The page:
What goes great with campfires? Beer, buddies, and plans to clear life’s hurdles
There’s more to campfires than singing “Kumbaya.” Hanging out with buddies in the great outdoors — ideally with cold beverages in hand — is a great time to talk about life’s hurdles.
The power of fireside conversation was revealed at a recent Wellmen Project event. The outdoor adventure and personal development program for guys set up shop at the Sea to Sky Gondola in Squamish, B.C., where a mountaintop campfire shed some serious light on how to get rid of hurdles in life.
Here are three hurdles that men face, and a simple step to work through each of them:
1. Figuring myself out
From Kyle: “A lot of the daily challenges for me (involve) coming to terms with who I am and who I want to be…without comparing myself and trying to be anyone other than who I am.”
How to deal?: record your thoughts using your phone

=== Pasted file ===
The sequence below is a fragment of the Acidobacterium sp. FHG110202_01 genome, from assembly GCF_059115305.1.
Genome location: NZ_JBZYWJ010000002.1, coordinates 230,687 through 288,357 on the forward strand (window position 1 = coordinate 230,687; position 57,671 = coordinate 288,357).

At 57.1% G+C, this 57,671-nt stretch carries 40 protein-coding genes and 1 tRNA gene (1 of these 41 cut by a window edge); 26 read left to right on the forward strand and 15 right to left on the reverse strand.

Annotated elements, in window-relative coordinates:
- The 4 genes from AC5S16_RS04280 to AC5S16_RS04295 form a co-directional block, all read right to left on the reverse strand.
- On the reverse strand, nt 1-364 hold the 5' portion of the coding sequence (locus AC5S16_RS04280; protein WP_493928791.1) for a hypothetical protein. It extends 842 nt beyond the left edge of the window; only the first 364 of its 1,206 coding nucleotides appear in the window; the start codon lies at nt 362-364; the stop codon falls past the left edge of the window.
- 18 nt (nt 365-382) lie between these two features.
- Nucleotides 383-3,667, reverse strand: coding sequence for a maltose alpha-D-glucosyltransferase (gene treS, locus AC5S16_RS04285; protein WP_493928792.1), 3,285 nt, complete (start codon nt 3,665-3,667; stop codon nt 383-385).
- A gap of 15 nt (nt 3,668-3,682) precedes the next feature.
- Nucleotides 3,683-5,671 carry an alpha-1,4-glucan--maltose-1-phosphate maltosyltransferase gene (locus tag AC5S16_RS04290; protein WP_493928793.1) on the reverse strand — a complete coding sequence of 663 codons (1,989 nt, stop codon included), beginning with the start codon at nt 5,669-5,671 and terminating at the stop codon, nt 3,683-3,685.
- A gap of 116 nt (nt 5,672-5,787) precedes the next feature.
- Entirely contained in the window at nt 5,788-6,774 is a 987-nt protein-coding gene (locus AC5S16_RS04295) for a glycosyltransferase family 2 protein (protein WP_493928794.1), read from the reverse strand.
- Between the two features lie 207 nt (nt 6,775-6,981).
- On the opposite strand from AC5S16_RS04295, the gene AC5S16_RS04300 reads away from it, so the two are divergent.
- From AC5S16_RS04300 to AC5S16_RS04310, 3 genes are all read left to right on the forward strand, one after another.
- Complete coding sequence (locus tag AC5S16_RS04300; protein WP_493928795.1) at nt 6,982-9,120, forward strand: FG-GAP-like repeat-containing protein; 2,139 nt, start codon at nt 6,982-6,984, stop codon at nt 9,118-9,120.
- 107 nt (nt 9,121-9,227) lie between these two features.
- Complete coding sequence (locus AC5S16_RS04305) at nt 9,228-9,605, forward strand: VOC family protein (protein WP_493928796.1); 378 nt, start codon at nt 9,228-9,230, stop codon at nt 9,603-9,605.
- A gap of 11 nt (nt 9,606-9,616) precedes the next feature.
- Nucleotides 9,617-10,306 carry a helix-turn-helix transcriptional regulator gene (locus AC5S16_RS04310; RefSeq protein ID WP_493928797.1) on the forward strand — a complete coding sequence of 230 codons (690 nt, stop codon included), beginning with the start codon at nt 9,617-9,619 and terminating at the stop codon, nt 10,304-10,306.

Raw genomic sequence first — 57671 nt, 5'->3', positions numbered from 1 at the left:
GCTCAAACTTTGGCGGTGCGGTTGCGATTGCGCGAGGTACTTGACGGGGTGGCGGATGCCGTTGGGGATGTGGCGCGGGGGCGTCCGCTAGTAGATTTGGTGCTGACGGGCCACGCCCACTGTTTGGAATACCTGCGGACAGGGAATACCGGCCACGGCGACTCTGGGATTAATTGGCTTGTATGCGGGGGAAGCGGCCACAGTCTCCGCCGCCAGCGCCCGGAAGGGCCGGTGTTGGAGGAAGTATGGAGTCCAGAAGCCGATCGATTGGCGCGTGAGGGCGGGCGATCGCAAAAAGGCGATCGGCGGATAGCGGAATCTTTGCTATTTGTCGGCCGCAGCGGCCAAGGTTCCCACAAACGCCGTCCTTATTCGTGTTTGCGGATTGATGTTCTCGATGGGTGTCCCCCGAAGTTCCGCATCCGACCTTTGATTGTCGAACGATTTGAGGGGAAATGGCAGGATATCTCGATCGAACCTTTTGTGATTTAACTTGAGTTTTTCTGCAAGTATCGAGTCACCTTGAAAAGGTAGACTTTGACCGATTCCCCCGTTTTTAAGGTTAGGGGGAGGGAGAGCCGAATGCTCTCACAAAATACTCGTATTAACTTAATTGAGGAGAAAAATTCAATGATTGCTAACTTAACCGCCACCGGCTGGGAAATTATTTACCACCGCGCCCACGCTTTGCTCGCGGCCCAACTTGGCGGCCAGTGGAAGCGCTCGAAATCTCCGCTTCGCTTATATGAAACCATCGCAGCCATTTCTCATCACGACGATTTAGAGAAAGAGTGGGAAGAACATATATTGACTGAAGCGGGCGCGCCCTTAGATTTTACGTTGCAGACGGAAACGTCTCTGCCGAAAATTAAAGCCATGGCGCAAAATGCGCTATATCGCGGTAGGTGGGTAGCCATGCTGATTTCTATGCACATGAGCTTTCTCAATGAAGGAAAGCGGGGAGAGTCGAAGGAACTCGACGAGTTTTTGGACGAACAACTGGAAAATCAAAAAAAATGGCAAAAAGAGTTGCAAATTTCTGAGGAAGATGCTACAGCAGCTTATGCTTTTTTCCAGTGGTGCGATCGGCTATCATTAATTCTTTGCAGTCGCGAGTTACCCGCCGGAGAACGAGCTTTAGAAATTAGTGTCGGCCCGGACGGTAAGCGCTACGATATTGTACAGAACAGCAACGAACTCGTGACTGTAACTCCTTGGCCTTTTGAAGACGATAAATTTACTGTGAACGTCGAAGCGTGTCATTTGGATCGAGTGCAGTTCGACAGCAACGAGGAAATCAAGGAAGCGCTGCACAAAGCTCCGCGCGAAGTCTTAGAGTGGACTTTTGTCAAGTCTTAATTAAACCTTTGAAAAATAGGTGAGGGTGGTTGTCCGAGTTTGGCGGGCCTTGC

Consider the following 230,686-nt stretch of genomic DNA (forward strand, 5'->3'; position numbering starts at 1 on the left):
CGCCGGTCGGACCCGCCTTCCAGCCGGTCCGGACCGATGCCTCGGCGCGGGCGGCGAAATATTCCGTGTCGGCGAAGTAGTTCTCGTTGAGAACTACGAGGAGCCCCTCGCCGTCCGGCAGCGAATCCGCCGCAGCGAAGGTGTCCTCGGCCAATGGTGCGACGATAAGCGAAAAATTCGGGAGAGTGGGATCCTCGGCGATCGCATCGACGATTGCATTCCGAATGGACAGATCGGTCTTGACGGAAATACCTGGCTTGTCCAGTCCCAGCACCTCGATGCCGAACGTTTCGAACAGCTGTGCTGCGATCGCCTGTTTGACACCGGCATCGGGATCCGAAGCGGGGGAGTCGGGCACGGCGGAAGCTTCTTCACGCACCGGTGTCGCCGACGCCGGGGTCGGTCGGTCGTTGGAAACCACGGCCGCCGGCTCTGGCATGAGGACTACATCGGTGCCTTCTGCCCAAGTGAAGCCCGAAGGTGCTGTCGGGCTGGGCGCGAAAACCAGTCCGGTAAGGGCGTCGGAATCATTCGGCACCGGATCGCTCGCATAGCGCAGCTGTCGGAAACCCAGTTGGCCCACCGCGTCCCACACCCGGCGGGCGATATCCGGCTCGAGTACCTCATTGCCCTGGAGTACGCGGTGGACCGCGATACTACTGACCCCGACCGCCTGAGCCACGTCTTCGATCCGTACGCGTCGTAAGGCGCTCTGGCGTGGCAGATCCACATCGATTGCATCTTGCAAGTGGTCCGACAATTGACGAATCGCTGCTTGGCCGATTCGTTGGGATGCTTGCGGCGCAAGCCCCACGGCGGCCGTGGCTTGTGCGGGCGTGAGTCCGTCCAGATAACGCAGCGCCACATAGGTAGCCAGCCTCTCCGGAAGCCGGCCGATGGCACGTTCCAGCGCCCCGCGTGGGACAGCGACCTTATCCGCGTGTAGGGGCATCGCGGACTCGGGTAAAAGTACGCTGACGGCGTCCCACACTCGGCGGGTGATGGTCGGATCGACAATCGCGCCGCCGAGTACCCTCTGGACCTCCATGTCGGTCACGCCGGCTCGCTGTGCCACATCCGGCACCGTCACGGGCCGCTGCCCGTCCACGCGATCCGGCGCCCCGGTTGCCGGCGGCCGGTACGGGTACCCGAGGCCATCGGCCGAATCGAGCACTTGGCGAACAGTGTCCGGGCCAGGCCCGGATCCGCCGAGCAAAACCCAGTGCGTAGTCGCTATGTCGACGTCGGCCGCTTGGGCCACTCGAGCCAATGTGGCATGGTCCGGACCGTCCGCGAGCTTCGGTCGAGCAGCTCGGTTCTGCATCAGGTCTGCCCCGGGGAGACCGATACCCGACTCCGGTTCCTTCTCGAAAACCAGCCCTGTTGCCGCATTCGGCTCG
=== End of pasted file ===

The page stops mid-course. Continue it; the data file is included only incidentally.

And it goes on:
Dictate a voice memo or type into a digital notepad, and if you want to slow yourself down, go old-school with a pen and paper.
“It is something that has become a daily practice; and finding those little cues and daily reminders to realign myself with what my goals are and how I want to live my daily life.”
2. What is my purpose?
From Peter: “There are these peaks and valleys that I sometimes have trouble navigating. Where do you put your focus in life? What is most important?”
How to deal?: be honest with yourself
“It’s about figuring out what my passions are, and how I want to pursue them.”
3. Putting my health second
From Dean: “The biggest challenge for me in maintaining my health is the fact that my kids come first. I can give everything to my children, but if I am not looking after my own health I might not be there for them.”
Click here to watch Dean’s video, “A Dad’s Story” on Canadian Men’s Health Foundation’s YouTube channel.
How to deal?: include your kids in the active things you like to do.
“I’m fortunate that my kids are at the age that I can take them to do things. I have spent tons of time on the ski hill with my eldest son; it’s really good for bonding, but also really good for our health.”